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Humour is a funny thing ... and sometimes it’s not.

Frequent high-profile blunders and controversial cases where humour in the media has failed remind us time and again how tricky humour – especially satire – can be.

When humour is no laughing matter

The so-called Muhammad cartoon controversy in Denmark led to killings, death threats and worldwide protests in what Danish Prime Minister Anders Fogh Rasmussen said at the time was his country’s worst international crisis since World War II.

In June 2009, a sketch on the Australian Broadcasting Corporation’s The Chaser comedy program about dying children making wishes caused national outrage and led to the suspension of the weekly series and the sacking of the ABC’s head of comedy.

Most recently, an Australian commercial TV talent show Hey Hey It’s Saturday broadcast a song-and-dance act in which men blacked their faces to represent the Jackson Five, a routine which forced an immediate apology to the shocked American singer Harry Connick Jr who was on the judging panel and led to headlines around the world portraying Australia as racist, backward and out-of-touch from attitudes in the 21st Century.

Australians themselves were divided by the issue. Some thought the routine had been outrageous, an insult to black people and portraying an outdated image of Australia. Others could not see what all the fuss was about. Some said it made them laugh, others thought it embarrassingly unfunny.

Perhaps as well as any issue in recent times, the controversy demonstrated how subjective humour is and how dangerous it can be once unleashed through the media.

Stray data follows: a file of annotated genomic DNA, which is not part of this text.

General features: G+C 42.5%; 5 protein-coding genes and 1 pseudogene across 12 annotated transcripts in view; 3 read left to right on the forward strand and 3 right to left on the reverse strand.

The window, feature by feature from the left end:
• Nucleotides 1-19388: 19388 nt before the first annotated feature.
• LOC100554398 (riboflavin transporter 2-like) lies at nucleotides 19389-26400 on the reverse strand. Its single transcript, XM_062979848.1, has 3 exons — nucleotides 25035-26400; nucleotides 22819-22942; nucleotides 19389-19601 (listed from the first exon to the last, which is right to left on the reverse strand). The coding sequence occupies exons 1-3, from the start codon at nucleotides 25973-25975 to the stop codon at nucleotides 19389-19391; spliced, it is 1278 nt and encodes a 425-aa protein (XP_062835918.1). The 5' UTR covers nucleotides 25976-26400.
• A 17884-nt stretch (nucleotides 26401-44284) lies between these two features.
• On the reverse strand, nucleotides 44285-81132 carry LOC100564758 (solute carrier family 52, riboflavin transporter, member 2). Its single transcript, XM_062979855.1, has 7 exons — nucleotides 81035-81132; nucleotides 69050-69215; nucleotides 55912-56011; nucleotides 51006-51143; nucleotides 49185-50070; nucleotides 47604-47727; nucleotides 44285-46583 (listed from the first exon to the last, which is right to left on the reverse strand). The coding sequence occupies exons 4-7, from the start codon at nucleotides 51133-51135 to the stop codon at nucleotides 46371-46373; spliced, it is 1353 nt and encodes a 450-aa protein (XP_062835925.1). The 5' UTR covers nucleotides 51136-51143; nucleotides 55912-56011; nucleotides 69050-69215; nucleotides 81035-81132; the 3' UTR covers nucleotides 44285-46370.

It showed that what one person laughs at may leave another person cold; what that person finds hilarious may be very offensive to someone else.

It is hard enough to get it right when communicating one-to-one, when the person telling a joke can get immediate, ongoing feedback from the person listening. It is more difficult for a comedian in a comedy club, who has to monitor the responses of dozens of people in the audience. It is a minefield for the mass media, where the person telling the joke or drawing a cartoon cannot even tell who is receiving it, let alone whether they are finding it amusing. It is a wonder the media do it at all.

But human beings enjoy humour. Many psychiatrists believe it is essential for good mental health.

Humour joins people together, spreading good feelings. It can relieve tension, help to overcome awkward moments or take the anger out of an encounter.

The Czech-born writer Milan Kundera said: “The sound of laughter is like the vaulted dome of a temple of happiness.”

Humour in the form of satire or parody can also have a harder edge, forcing us to look at situations in a different light or from a different perspective, making us rethink our views in a way that straightforward criticism often cannot. Historically and around the world, humour has been used to criticise authoritarian governments when more straightforward methods are not allowed.

The great American lawyer and civil libertarian Clarence Darrow once warned: “If you lose the power to laugh, you lose the power to think.”

Of the three examples quoted above, only the middle case – in Australia it was called the Make-a-Wish controversy - was actually a genuine attempt at satire. The Chaser program makers were trying to make a point about exploiting sick children.

In the case of the so-called Muhammad cartoons, while some of them might have been satirical and even funny, the Danish paper Jyllands-Posten published them together mainly to make a stand against self-censorship on Muslim issues. It deliberately set out to provoke reaction and reaped the results.